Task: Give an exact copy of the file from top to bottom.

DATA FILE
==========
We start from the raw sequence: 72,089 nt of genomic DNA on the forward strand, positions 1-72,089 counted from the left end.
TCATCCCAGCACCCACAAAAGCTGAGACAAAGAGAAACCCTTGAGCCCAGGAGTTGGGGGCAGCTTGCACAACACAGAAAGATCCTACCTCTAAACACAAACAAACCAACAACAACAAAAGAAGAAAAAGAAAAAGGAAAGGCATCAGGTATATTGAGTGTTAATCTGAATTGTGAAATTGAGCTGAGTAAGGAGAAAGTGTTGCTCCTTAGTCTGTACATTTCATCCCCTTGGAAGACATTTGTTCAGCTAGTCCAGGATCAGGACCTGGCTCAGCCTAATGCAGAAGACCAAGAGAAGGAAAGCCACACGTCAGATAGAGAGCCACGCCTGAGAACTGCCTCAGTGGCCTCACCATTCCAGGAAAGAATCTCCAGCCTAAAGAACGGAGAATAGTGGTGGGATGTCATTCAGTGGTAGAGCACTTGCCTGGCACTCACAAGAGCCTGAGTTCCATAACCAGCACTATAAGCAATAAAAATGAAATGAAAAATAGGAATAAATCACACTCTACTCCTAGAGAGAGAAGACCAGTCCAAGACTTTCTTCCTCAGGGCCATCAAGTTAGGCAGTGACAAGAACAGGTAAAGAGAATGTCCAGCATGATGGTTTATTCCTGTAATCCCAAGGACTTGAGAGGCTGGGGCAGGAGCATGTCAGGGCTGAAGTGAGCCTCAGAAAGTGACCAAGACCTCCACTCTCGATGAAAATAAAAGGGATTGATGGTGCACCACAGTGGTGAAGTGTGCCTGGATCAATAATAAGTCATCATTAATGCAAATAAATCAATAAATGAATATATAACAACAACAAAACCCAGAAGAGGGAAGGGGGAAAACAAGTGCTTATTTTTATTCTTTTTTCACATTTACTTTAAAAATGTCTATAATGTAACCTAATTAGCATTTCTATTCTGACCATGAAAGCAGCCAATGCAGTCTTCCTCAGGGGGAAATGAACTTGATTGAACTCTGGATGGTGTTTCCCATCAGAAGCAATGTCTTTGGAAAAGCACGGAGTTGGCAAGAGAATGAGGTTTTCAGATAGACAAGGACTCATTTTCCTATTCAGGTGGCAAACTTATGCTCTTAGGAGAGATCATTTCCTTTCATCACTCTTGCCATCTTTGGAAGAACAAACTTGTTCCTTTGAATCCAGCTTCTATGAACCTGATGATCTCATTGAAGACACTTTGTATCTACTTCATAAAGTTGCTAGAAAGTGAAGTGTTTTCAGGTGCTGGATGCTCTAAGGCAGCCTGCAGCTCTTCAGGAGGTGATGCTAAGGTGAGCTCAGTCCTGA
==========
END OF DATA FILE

We start from the raw sequence: 72,089 nt of genomic DNA on the forward strand, positions 1-72,089 counted from the left end.
TCATCCCAGCACCCACAAAAGCTGAGACAAAGAGAAACCCTTGAGCCCAGGAGTTGGGGGCAGCTTGCACAACACAGAAAGATCCTACCTCTAAACACAAACAAACCAACAACAACAAAAGAAGAAAAAGAAAAAGGAAAGGCATCAGGTATATTGAGTGTTAATCTGAATTGTGAAATTGAGCTGAGTAAGGAGAAAGTGTTGCTCCTTAGTCTGTACATTTCATCCCCTTGGAAGACATTTGTTCAGCTAGTCCAGGATCAGGACCTGGCTCAGCCTAATGCAGAAGACCAAGAGAAGGAAAGCCACACGTCAGATAGAGAGCCACGCCTGAGAACTGCCTCAGTGGCCTCACCATTCCAGGAAAGAATCTCCAGCCTAAAGAACGGAGAATAGTGGTGGGATGTCATTCAGTGGTAGAGCACTTGCCTGGCACTCACAAGAGCCTGAGTTCCATAACCAGCACTATAAGCAATAAAAATGAAATGAAAAATAGGAATAAATCACACTCTACTCCTAGAGAGAGAAGACCAGTCCAAGACTTTCTTCCTCAGGGCCATCAAGTTAGGCAGTGACAAGAACAGGTAAAGAGAATGTCCAGCATGATGGTTTATTCCTGTAATCCCAAGGACTTGAGAGGCTGGGGCAGGAGCATGTCAGGGCTGAAGTGAGCCTCAGAAAGTGACCAAGACCTCCACTCTCGATGAAAATAAAAGGGATTGATGGTGCACCACAGTGGTGAAGTGTGCCTGGATCAATAATAAGTCATCATTAATGCAAATAAATCAATAAATGAATATATAACAACAACAAAACCCAGAAGAGGGAAGGGGGAAAACAAGTGCTTATTTTTATTCTTTTTTCACATTTACTTTAAAAATGTCTATAATGTAACCTAATTAGCATTTCTATTCTGACCATGAAAGCAGCCAATGCAGTCTTCCTCAGGGGGAAATGAACTTGATTGAACTCTGGATGGTGTTTCCCATCAGAAGCAATGTCTTTGGAAAAGCACGGAGTTGGCAAGAGAATGAGGTTTTCAGATAGACAAGGACTCATTTTCCTATTCAGGTGGCAAACTTATGCTCTTAGGAGAGATCATTTCCTTTCATCACTCTTGCCATCTTTGGAAGAACAAACTTGTTCCTTTGAATCCAGCTTCTATGAACCTGATGATCTCATTGAAGACACTTTGTATCTACTTCATAAAGTTGCTAGAAAGTGAAGTGTTTTCAGGTGCTGGATGCTCTAAGGCAGCCTGCAGCTCTTCAGGAGGTGATGCTAAGGTGAGCTCAGTCCTGA